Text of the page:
The law that would require employers to provide personal protective equipment (PPE), such as masks and gloves, to employees is the Occupational Safety and Health Act of 1970. The OSH Act makes it clear, in Section (5a) (1), that employers “[S]hall furnish to each of his employees employment and a place of employment which are free from recognized hazards that are causing or are likely to cause death or serious physical harm to his employees.”
Unfortunately, the act does not necessarily cover issues relating to COVID-19, an airborne infectious disease, because it provides guidelines for things like pathogens and blood, but fails to mention airborne viruses.
OSHA Guidelines Ensure PPE Only for High-Risk Workers
So, for further clarification, we must refer to the COVID-19 guidelines issued by the Occupational Safety and Health Administration (OSHA) in March 2020. These include promoting hand-washing to everyone on the premises, offering alcohol-based hand sanitizer, and providing tissues and trash receptacles.
According to these guidelines, employers are required to provide personal protective equipment (PPE) such as masks, gloves, eye protection, and respirator equipment to employees only if they fall into a High or Very High risk category. Here are the criteria that define those levels of risk:
- Very High pertains to healthcare professionals who come into direct contact with known or suspected sources of COVID-19. Not all healthcare professionals fall into this category, however. This is specifically for people who are required to do things like induce a sick patient to cough.
- High pertains to people who would routinely come into contact with those who are infected with COVID-19, but who are unlikely to spread it to other people. Instances that are considered high risk include a healthcare provider who walks into rooms that contain infected patients.
Most workers, though, fall into either the Medium or Low risk category:
- Medium pertains to people who could come into contact with those who are infected with COVID-19 but who, themselves, might not become infected. This category would include delivery people, teachers, and retail workers.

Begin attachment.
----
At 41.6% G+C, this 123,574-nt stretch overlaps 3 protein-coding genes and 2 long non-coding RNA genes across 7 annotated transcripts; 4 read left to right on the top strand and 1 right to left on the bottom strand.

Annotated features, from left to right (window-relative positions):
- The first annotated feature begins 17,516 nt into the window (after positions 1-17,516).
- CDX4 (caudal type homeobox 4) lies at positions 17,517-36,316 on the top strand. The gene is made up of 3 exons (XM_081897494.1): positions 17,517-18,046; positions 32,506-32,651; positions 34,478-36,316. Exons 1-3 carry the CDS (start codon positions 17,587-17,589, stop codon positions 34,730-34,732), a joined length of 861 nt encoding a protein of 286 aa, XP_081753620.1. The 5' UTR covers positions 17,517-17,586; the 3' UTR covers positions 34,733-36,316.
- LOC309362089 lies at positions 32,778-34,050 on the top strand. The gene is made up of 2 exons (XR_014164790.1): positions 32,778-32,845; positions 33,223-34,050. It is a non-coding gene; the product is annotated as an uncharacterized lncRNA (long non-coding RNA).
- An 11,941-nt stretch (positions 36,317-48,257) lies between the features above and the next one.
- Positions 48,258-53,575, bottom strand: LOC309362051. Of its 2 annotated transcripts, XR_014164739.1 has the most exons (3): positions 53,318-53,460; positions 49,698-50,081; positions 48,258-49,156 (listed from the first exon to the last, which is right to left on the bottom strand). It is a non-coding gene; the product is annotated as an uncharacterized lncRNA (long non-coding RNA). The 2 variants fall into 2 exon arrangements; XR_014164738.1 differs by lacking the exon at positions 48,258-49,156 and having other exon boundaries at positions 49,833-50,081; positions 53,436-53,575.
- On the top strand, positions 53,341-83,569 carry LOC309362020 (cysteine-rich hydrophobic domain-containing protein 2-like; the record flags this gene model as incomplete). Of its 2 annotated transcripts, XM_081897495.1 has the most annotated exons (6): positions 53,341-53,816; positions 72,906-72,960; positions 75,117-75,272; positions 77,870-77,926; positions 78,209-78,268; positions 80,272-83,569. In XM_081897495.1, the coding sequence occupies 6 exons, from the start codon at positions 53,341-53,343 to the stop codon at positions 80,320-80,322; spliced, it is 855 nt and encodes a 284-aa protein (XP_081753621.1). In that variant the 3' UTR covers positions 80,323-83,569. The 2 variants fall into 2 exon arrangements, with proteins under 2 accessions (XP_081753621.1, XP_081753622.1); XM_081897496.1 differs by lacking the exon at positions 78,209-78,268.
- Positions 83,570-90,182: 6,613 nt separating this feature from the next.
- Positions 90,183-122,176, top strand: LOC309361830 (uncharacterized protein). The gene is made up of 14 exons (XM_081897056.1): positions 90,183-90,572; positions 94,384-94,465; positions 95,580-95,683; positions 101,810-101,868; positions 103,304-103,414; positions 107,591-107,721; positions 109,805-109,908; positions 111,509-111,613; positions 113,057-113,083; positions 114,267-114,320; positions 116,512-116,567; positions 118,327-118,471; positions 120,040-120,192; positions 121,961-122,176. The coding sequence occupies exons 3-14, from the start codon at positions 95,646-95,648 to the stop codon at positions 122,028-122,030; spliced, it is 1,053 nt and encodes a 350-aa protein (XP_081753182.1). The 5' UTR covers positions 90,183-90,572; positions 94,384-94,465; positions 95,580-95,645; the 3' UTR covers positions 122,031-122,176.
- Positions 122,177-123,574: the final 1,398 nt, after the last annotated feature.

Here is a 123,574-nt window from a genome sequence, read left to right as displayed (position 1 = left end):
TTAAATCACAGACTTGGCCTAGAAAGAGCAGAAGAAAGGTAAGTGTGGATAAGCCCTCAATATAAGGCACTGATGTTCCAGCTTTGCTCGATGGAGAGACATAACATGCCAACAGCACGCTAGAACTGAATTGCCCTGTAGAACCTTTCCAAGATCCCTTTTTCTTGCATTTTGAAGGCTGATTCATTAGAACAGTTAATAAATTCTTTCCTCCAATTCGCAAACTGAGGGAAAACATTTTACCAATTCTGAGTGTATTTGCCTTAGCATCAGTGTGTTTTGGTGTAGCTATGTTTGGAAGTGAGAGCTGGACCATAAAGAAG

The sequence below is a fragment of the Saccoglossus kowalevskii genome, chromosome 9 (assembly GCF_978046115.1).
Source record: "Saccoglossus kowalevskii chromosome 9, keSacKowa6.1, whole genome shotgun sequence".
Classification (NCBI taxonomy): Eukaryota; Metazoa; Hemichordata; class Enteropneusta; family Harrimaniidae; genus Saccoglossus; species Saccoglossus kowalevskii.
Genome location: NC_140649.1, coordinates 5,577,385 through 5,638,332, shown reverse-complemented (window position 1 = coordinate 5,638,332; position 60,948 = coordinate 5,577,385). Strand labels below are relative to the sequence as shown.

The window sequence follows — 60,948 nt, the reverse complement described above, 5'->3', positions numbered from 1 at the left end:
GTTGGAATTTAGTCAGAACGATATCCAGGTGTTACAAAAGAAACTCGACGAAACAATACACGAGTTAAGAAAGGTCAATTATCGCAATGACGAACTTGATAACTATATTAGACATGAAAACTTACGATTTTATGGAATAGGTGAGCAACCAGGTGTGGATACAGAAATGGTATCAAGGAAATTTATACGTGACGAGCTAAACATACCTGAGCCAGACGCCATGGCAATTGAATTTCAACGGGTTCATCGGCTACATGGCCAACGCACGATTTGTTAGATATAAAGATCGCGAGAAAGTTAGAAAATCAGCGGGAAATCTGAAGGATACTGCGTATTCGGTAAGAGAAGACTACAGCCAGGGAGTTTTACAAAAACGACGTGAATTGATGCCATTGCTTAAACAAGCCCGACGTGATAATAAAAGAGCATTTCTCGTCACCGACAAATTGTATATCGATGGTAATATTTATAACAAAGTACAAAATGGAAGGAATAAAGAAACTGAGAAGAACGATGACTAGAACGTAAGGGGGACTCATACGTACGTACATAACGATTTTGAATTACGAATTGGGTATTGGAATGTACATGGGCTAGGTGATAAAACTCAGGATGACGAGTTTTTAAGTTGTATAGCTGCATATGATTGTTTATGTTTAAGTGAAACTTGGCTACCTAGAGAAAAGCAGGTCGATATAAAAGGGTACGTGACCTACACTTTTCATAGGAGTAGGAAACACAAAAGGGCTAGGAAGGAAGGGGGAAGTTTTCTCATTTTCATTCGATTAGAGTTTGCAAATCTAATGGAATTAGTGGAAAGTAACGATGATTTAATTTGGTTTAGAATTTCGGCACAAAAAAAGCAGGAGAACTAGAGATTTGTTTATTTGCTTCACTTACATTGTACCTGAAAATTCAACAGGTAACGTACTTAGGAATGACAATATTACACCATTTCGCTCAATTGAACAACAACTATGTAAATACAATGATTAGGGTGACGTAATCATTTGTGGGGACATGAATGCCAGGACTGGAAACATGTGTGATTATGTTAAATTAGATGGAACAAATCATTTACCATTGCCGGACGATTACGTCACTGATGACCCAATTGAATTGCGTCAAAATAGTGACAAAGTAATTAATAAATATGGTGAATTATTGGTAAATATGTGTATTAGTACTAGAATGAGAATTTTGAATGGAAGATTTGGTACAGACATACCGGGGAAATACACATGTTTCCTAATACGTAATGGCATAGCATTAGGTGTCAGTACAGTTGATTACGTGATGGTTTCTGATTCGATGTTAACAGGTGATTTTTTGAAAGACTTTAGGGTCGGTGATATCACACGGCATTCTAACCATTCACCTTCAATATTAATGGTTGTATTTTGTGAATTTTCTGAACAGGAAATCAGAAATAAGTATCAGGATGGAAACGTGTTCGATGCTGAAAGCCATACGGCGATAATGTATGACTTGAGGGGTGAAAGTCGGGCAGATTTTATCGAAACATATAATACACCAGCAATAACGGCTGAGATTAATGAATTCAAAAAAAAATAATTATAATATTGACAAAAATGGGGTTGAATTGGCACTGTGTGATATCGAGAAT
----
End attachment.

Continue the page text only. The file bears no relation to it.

- Low pertains to people who aren’t required to come into contact with people who are infected with COVID-19 or members of the general public.
If you don’t fall into either the High or Very High risk category, your employer may not have to provide PPE. But they still should be taking other precautions to safeguard your health and the health of your peers.
Workplace Changes Employers Should Make to Protect Employees
OSHA details where employees can expect to see changes from their employers. It refers to the changes as “workplace controls,” which it breaks down into four categories.
- Engineering controls: Actions that employers can take to separate employees from workplace dangers. For example, installing better air filter systems, or providing sneeze guards.
- Administrative controls: Measures that can be taken to change employee behavior, such as making it clear that sick employees should stay home, providing guidelines so that employees can remain at least six feet away from each other, and limiting or canceling travel to locations with COVID-19 outbreaks.
- Safe work practices: Employers should provide hand sanitizer and disinfecting products so that employees can keep their workspaces clean.
- Personal protective equipment: As noted earlier, PPE is considered an additional level of protection that is only required for high and very high-risk individuals.
If an employer may have violated OSHA’s guidelines and endangered your health or your loved one’s health during the COVID-19 pandemic, contact our attorneys today. We are America’s largest personal injury law firm, and we file more labor and employment lawsuits than any other firm. Plus, it costs nothing upfront to hire us, and we get paid only if you win.
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